WSU faculty selected to speak across state as Foley Fellows

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Humanities Washington holds events and programs led by cultural experts, scholars, and storytellers, who discuss everything from Washington State history to philosophy to current social issues.

Five Washington State University faculty have been selected to the 2024-2025 Foley Speaker Fellows for the Humanities Washington Speakers Bureau program.

The five are among the more than 30 speakers who will be available for speaking engagements across the state, providing free public presentations on science, politics, music, philosophy, spiritual traditions and more, in dozens of communities beginning in January. The five are considered WSU’s “Foley Fellows,” as their selection is part of the collaboration between the university’s Thomas S. Foley Institute for Public Policy and Public Service and Humanities Washington, a nonprofit that aims to foster thoughtful conversation and critical thinking. This is the third cohort of Foley Speakers to be added to the Speakers Bureau.

“What’s great about this program is it allows WSU faculty to present their research across the state to general audiences,” said Cornell W. Clayton, director of the Foley Institute who established the partnership with Humanities Washington. “We reach out to faculty to participate, and we select speakers whose research addresses various aspects of democratic politics or public policy from the perspective of the humanities.”

The new Foley Fellows and their topics are:

Trevor Bond

Coming Home: How the Nez Perce Tribe Regained Their Cultural Heritage

Bond, director of the David G. Pollart Center for the Arts and Humanities and associate dean for digital initiatives and special collections at the WSU Libraries, presents the remarkable story of how the Nez Perce Tribe and their allies purchased the largest and oldest collection of Nez Perce material culture — including dresses, shirts, and other regalia — from a museum more than 2,000 miles away from their homeland. Bond authored “Coming Home to Nez Perce Country: The Niimiipuu Campaign to Repatriate Their Exploited Heritage,” a finalist for the 2022 Washington State Book Award for non-fiction.

Michael Goldsby

How Beer Might Save Democracy

Goldsby, associate professor of philosophy in the School of Politics, Philosophy, and Public Affairs, presents a simple solution to how polarized politics have turned fellow Americans against one another: Get off social media and back into social settings where face-to-face meetings over a tasty beverage can encourage finding a common ground and allow people to connect to one another in a more authentic, focused, and empathetic manner.

William Kabasenche

Morality and Medicine: How Philosophy Can Help with Healthcare Decisions

Kabasenche, professor of philosophy in the School of Politics, Philosophy, and Public Affairs and the Ethics Thread director for the Elson S. Floyd College of Medicine, explores the intersection of philosophy and healthcare. With real-life examples including issues of informed consent, medical confidentiality, and conflicts-of-interest, his presentation ponders what ethical medicine means for those of us who are patients, and how it informs what we can and should expect from our providers. The talk will also look at some examples of more contested issues in healthcare where there is disagreement about what good care looks like.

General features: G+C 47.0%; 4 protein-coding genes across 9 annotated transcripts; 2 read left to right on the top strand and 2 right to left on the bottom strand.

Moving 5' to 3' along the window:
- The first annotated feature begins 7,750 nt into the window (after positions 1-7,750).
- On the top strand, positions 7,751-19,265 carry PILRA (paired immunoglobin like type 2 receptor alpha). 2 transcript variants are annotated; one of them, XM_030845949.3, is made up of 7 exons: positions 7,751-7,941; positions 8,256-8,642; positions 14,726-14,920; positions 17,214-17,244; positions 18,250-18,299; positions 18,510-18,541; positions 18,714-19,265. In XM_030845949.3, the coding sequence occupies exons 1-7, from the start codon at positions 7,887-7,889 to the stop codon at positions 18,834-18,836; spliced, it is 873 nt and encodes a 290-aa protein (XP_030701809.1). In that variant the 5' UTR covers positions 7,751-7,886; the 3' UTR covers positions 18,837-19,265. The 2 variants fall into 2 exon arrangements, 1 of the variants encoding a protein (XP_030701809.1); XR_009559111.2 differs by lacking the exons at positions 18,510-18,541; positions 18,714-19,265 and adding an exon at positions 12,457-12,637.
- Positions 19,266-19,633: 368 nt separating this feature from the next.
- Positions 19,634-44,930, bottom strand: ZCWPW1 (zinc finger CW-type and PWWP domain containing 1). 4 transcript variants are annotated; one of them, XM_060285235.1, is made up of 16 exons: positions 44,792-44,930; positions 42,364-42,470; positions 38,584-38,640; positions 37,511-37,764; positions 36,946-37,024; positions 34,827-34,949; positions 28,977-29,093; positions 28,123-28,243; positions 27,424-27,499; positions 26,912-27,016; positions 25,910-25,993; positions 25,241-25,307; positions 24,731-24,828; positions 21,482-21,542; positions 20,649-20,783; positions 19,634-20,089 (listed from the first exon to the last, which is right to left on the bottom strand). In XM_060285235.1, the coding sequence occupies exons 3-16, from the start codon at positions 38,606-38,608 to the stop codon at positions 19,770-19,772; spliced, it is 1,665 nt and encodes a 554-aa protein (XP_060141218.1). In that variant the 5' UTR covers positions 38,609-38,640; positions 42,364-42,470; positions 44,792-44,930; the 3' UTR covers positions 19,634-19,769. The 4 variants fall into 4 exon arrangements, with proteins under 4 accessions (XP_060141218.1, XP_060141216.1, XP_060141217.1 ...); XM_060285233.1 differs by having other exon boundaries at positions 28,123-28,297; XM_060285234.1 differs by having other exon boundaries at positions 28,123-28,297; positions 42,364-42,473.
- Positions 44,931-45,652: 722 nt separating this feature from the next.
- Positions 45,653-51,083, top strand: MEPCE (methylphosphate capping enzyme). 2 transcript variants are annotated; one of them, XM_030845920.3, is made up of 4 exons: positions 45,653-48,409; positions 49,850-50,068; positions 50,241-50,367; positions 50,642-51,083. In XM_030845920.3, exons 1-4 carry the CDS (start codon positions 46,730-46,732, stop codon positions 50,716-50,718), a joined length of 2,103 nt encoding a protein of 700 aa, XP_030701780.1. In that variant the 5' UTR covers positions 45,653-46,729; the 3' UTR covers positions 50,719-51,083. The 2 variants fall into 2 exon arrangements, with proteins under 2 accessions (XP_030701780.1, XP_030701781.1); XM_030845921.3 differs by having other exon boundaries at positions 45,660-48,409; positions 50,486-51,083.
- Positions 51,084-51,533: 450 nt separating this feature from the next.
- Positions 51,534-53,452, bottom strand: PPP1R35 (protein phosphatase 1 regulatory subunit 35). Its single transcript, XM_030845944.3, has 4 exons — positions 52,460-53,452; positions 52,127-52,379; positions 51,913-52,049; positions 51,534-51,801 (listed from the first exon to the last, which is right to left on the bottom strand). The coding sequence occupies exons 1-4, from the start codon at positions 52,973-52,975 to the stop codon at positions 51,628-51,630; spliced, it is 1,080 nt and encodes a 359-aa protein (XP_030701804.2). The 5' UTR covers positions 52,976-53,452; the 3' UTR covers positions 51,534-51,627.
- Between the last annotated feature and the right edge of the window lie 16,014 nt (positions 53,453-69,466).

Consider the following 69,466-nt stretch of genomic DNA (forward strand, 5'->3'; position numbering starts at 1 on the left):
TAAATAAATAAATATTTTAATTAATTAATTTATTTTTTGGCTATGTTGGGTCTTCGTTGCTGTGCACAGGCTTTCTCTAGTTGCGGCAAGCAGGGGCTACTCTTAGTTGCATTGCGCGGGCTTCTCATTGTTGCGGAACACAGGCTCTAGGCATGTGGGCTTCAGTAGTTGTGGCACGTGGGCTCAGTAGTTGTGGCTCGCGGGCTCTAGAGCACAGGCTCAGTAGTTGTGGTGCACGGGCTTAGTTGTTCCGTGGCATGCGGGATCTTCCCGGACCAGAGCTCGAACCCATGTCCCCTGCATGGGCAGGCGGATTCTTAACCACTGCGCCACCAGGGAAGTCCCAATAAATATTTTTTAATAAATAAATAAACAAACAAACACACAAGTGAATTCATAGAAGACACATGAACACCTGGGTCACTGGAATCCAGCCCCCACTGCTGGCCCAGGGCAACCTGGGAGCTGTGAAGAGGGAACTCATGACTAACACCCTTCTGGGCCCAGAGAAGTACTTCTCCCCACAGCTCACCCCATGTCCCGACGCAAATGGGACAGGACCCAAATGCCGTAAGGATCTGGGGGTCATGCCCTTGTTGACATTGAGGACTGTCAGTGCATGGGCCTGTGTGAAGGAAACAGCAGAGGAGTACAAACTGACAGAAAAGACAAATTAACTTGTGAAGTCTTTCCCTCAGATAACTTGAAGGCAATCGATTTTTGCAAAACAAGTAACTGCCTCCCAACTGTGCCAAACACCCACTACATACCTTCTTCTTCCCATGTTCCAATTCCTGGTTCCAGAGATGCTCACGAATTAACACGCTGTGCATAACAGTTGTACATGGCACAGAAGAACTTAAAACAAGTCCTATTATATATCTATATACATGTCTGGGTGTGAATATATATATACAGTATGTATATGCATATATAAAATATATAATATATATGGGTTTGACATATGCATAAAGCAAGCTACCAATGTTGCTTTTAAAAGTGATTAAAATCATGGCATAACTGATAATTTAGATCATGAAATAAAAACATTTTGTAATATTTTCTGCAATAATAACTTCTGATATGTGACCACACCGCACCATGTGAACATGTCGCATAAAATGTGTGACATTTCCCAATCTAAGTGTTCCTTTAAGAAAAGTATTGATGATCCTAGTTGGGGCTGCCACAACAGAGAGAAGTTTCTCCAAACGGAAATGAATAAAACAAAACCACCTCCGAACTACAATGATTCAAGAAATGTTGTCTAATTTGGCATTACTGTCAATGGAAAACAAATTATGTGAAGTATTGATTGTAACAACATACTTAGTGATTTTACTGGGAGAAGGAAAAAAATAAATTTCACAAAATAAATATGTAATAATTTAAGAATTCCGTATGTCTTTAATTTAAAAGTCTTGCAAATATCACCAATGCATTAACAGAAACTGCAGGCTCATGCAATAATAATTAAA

Carolyn Long

Have You No Sense of Decency? Shame in American Politics

Long, associate professor in the School of Politics, Philosophy, and Public Affairs, presents thoughtful questions about the use of shame as a weapon and its long history in the United States — from the use of pillories and stocks in colonial America to the rise of “cancel culture.”

When shame is used to demonize others, does it contribute to political polarization? Are shame and shamelessness equally destructive to our politics and society? Can shame be used effectively in politics without demonizing the person being shamed? And if this is the case, how can we fix this and improve our political discourse?

Jennifer Sherman

Bad People and Good Ol’ Boys: The Criminalization of Rural Disadvantage

Sherman is professor of sociology whose qualitative research and publications focus on poverty and inequality, mainly in the rural Northwest. If you live in a rural area and commit a crime, your social standing plays a huge role in your ability to recover. Drawing on research from Central and Eastern Washington, this talk explores how the social dynamics in rural communities play an outsized role in how a person is treated after an entanglement with the law.

She presents the questions: Why do we define criminality in the ways we do? And are there more effective ways to keep our communities safe and support vulnerable people?

Institutions hosting Speakers Bureau presentations include libraries, colleges, museums, and cultural centers. Some presentations are available online as well. Speakers are available for scheduling through Humanities Washington. See its events calendar for more.

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